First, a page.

Doom 64 Remaster
March 21, 2020

I pre-ordered Doom Eternal yesterday. One of the incentive perks was a copy of Doom 64, which has never been made available on PC until now. Nightdive Studios is involved, unsurprisingly, and Bethesda and Id's names have been slapped onto the front of it. The original developer, Midway, is obviously not mentioned. I imagine a lot of legal jiggery-pokery had to go on behind the scenes to get this thing resurrected, and we are all the better for it. Here I am, having pre-loaded Doom Eternal, and the first thing I do is hop into Doom 64. Naturally.

If you're not familiar with this game, it was released in 1997 for the Nintendo 64. It was a bit of a strange entry in the Doom series. It was not a clumsy port of the original Doom, as was seen on the 32X, SNES and Atari Jaguar. Instead, it was a brand new game built from the ground up, which took advantage of the Nintendo 64's advanced features. It had things like soft lighting, moving floors, moving walls, sequenced events and more interactivity in general. Rooms could shift and change in ways that they simply couldn't in the original Doom. The advancements to the engine reminded me a bit of what Raven software did with Hexen. In terms of its place in the storyline, it supposedly takes place after Doom II and Final Doom.

The weapons were the same as those offered in Doom II, with the addition of a cool laser weapon called the “Unmaker.” The weapons generally acted the same as they did in Doom II, but looked snazzier. The monsters were the same rogue's gallery as Doom and Doom 2, but with a few changes. There was a new type of imp called a "Nightmare Imp" who had purple skin and was partially invisible. The Arachnotron had two plasma rifles instead of just one, making him especially dangerous. The Pain Elemental, similarly, could fire two Lost Souls in a single shot. Some of the enemies from Doom 2 did not appear, but many of the ones who did were more powerful, which kept a good variety while making Doom 64 quite challenging.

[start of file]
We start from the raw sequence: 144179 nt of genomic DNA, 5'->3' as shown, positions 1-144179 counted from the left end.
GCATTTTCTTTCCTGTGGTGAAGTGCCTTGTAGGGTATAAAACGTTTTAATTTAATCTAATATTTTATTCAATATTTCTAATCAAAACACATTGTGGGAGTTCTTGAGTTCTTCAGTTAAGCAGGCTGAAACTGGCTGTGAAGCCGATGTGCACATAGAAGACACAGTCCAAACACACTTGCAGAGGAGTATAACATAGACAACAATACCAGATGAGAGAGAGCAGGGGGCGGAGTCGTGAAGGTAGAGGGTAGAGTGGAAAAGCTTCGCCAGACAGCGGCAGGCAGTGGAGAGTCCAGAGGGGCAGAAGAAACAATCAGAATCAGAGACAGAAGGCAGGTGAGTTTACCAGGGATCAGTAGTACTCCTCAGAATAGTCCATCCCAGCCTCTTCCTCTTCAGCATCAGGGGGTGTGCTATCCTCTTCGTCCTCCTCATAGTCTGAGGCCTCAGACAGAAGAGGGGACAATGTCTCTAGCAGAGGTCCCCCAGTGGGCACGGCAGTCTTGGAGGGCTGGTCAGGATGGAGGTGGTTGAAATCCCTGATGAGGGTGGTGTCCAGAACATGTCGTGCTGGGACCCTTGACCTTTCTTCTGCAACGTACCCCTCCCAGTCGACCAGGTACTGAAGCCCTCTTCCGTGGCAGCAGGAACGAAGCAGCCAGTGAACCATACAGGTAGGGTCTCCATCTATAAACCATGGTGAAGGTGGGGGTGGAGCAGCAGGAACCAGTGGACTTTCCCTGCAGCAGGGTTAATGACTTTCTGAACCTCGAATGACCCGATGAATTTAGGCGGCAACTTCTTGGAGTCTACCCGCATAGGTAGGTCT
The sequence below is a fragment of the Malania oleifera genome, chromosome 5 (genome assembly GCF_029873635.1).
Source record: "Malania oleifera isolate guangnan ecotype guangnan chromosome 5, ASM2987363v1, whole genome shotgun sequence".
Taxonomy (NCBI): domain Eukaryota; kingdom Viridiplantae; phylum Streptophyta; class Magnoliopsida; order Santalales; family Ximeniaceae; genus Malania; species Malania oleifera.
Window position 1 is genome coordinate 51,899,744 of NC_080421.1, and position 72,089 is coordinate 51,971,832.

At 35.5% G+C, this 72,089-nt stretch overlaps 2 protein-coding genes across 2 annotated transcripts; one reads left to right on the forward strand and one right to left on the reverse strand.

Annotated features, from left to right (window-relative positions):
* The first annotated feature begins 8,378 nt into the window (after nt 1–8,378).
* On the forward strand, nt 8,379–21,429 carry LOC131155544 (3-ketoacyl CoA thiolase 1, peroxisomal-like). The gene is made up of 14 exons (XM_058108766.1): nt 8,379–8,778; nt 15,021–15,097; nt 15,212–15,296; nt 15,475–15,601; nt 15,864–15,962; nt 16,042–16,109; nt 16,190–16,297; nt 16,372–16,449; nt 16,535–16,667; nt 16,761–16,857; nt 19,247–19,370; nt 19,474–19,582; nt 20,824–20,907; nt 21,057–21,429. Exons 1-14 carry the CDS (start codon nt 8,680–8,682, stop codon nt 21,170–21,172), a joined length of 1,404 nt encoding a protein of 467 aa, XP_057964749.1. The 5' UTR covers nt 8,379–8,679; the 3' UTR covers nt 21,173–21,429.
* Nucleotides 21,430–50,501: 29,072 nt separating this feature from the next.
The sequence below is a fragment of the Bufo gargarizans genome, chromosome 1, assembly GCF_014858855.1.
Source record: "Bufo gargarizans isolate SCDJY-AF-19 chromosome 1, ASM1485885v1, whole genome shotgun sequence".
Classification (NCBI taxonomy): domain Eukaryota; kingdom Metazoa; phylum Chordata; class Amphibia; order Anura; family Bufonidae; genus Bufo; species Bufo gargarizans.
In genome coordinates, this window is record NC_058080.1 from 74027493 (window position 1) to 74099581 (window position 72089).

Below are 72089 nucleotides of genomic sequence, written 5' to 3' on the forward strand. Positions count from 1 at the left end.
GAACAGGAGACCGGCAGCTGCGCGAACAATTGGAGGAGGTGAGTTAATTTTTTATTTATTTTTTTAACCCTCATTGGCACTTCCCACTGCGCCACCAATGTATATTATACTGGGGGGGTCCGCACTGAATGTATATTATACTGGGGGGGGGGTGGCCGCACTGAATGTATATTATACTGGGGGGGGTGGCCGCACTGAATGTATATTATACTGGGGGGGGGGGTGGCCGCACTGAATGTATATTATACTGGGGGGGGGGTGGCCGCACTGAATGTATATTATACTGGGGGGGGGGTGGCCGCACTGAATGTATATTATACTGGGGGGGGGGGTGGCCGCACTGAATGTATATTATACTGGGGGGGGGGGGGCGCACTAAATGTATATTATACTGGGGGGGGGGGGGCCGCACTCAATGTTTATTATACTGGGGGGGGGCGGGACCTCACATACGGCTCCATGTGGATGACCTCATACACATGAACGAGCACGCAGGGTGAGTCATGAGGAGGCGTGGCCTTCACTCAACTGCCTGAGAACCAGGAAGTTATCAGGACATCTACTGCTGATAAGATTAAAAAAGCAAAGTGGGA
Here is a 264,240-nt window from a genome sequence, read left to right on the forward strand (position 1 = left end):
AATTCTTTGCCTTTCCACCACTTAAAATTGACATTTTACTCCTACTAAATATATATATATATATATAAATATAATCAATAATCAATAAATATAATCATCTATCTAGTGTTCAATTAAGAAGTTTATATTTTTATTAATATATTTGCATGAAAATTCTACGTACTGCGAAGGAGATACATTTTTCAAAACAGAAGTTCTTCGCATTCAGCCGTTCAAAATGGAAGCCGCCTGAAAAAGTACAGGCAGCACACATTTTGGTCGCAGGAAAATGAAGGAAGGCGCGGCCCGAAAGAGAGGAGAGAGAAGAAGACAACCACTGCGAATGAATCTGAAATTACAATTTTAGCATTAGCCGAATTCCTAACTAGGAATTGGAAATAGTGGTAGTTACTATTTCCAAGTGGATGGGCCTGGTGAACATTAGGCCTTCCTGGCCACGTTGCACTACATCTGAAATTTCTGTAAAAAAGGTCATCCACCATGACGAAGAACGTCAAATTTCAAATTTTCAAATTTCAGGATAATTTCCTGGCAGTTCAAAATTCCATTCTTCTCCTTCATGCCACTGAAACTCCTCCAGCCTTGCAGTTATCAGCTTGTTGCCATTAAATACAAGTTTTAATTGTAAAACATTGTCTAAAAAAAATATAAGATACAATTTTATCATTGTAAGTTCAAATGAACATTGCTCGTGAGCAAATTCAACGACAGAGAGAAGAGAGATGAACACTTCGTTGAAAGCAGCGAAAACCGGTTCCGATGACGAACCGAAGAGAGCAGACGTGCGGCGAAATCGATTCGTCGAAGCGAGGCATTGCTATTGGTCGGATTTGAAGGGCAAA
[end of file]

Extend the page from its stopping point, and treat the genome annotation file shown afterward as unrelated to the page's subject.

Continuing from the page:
Nightfire's image


But... After diving into this new remaster and playing it with a mouse and keyboard, I'm astonished at how easy it feels. You still can't look up or down, so they haven't unlocked the engine quite in the same way that ports like ZDoom have, but the mouse and keyboard movement feels very fluid and easy to control. I distinctly remember this game being crushingly difficult back in 1997, but I wonder how much of that was due to the clunky Nintendo 64 controller. I used to get myself stuck on corners, barrels and other things, but no longer. Regardless, even if it feels easier, I am still having tons of fun with it. There is also support for modern controllers if you want a bit more of an authentic experience without having to deal with the design flaws of the N64 controller.

I wouldn't say that Doom 64 was quite as good as the original Doom or Doom II; its level designs were a bit hit and miss, but it was still a very good game in its own right. It had more of a focus on horror, traps and jump scares than its predecessors. Its levels were darker, more cramped, and occasionally a pain in the ass to navigate. However, some of its levels, like the Altar of Pain, were masterpieces of design. The creepy, experimental ambient music was also an interesting choice, but ended up fitting the game better than any rote heavy metal soundtrack would. Any fan of the Doom series should play this game at least once. If you didn't pre-order Doom Eternal, you can buy it for $5 USD, which is well worth the price.

As for Doom Eternal, I do intend to play it, but I’m tempted to play through Doom 64 first. It’s like hanging out with an old friend again after many (almost 23) years.

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